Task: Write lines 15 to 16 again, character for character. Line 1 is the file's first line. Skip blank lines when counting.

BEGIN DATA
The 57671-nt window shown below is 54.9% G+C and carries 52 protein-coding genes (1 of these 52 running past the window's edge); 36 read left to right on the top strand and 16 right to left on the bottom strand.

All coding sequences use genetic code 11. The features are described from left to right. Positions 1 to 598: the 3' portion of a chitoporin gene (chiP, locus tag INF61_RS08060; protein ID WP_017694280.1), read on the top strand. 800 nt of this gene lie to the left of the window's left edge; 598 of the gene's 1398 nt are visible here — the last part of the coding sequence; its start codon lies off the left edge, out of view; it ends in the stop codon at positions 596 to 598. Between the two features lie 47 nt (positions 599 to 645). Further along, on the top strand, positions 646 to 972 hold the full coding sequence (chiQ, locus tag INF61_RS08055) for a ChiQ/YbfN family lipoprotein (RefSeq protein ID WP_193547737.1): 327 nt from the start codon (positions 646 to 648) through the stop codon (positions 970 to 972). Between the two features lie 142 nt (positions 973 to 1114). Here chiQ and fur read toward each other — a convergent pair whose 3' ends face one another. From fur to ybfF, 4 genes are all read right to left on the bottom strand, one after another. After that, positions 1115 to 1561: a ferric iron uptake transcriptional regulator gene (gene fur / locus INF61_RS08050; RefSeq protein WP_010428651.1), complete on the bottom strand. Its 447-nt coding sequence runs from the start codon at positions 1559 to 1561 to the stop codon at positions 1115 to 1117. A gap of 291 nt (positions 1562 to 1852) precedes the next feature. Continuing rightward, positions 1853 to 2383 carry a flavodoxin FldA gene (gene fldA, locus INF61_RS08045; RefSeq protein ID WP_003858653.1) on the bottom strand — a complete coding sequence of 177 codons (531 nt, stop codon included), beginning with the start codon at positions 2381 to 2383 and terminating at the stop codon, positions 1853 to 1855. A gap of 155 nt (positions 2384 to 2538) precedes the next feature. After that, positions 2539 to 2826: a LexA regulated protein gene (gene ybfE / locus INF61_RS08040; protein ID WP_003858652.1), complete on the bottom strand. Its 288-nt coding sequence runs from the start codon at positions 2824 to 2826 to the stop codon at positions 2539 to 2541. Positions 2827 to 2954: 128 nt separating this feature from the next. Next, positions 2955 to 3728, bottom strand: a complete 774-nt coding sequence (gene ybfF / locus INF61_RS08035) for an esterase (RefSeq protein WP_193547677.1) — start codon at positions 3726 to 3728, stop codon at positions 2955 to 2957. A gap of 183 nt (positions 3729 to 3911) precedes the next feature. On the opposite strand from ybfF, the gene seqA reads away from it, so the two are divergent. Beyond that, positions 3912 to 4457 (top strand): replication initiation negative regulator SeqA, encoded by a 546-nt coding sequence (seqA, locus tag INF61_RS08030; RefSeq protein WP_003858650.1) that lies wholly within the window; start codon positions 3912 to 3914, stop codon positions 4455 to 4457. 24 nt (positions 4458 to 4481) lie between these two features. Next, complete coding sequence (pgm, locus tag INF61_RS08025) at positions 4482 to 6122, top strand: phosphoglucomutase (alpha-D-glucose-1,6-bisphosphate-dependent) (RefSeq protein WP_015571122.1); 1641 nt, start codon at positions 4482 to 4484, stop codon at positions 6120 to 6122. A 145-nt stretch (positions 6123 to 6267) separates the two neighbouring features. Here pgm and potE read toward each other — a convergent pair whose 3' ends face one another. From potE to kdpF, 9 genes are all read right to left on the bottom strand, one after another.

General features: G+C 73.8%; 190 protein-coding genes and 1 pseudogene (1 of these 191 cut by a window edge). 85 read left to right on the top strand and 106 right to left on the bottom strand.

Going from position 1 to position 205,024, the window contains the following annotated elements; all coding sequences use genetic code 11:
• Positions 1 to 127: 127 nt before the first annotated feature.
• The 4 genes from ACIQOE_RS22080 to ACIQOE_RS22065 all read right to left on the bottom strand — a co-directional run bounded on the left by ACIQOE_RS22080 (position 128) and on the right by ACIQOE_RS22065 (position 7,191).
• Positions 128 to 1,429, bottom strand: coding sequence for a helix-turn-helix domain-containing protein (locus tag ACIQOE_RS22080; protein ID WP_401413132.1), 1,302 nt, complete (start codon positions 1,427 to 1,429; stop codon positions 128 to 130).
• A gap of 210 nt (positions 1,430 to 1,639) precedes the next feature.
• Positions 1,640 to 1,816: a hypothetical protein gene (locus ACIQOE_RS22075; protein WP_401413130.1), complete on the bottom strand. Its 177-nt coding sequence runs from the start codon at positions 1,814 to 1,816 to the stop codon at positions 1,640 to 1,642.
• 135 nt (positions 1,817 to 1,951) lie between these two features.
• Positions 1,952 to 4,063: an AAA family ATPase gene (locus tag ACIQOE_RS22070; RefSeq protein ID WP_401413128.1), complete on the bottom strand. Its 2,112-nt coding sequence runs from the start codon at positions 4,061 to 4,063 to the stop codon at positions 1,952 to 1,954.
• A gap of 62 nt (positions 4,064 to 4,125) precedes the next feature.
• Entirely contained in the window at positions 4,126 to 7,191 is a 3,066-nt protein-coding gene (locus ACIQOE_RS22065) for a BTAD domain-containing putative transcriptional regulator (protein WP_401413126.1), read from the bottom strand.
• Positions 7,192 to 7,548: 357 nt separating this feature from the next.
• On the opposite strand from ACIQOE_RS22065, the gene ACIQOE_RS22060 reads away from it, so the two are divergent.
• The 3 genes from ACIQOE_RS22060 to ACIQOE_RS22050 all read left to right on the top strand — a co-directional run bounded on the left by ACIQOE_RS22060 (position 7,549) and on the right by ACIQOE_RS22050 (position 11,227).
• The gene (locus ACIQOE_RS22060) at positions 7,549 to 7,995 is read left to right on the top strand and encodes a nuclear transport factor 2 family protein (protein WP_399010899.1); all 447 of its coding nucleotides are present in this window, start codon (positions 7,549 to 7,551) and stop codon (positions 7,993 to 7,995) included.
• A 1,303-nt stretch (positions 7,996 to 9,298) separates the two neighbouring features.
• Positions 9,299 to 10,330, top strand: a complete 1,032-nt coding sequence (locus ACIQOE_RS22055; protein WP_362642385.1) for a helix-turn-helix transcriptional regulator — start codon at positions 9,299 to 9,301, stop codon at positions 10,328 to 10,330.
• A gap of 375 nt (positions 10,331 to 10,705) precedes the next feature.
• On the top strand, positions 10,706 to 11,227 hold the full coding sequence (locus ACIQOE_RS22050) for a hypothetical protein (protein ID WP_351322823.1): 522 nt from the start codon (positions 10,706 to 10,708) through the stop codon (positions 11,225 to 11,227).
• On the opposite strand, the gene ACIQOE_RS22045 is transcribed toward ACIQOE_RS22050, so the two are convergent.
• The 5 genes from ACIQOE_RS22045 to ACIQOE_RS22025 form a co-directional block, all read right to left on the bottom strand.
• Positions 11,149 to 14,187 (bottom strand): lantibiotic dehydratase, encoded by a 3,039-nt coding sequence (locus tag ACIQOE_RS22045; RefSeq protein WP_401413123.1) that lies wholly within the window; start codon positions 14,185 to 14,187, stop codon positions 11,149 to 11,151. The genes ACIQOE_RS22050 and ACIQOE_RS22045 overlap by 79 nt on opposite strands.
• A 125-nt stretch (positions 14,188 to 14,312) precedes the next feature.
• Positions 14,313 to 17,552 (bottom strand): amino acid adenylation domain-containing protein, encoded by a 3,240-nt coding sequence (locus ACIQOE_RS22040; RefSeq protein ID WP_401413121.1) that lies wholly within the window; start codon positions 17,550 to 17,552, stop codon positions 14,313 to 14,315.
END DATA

• On the opposite strand from ACIQOE_RS22065, the gene ACIQOE_RS22060 reads away from it, so the two are divergent.
• The 3 genes from ACIQOE_RS22060 to ACIQOE_RS22050 all read left to right on the top strand — a co-directional run bounded on the left by ACIQOE_RS22060 (position 7,549) and on the right by ACIQOE_RS22050 (position 11,227).